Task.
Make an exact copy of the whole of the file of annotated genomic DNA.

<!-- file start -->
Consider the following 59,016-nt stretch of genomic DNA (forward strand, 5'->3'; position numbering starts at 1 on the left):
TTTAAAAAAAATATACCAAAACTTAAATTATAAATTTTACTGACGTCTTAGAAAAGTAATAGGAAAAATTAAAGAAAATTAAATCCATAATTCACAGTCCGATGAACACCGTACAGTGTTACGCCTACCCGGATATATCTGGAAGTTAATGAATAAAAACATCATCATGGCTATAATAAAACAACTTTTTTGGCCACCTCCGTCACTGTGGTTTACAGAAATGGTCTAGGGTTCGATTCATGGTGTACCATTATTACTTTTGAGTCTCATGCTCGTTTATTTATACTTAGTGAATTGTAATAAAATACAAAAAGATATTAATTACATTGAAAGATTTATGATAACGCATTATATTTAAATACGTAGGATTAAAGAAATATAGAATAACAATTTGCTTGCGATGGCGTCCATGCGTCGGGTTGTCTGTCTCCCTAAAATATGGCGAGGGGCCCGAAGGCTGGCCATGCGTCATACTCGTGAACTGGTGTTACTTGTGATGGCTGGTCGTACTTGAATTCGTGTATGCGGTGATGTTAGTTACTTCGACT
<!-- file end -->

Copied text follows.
Consider the following 59,016-nt stretch of genomic DNA (forward strand, 5'->3'; position numbering starts at 1 on the left):
TTTAAAAAAAATATACCAAAACTTAAATTATAAATTTTACTGACGTCTTAGAAAAGTAATAGGAAAAATTAAAGAAAATTAAATCCATAATTCACAGTCCGATGAACACCGTACAGTGTTACGCCTACCCGGATATATCTGGAAGTTAATGAATAAAAACATCATCATGGCTATAATAAAACAACTTTTTTGGCCACCTCCGTCACTGTGGTTTACAGAAATGGTCTAGGGTTCGATTCATGGTGTACCATTATTACTTTTGAGTCTCATGCTCGTTTATTTATACTTAGTGAATTGTAATAAAATACAAAAAGATATTAATTACATTGAAAGATTTATGATAACGCATTATATTTAAATACGTAGGATTAAAGAAATATAGAATAACAATTTGCTTGCGATGGCGTCCATGCGTCGGGTTGTCTGTCTCCCTAAAATATGGCGAGGGGCCCGAAGGCTGGCCATGCGTCATACTCGTGAACTGGTGTTACTTGTGATGGCTGGTCGTACTTGAATTCGTGTATGCGGTGATGTTAGTTACTTCGACT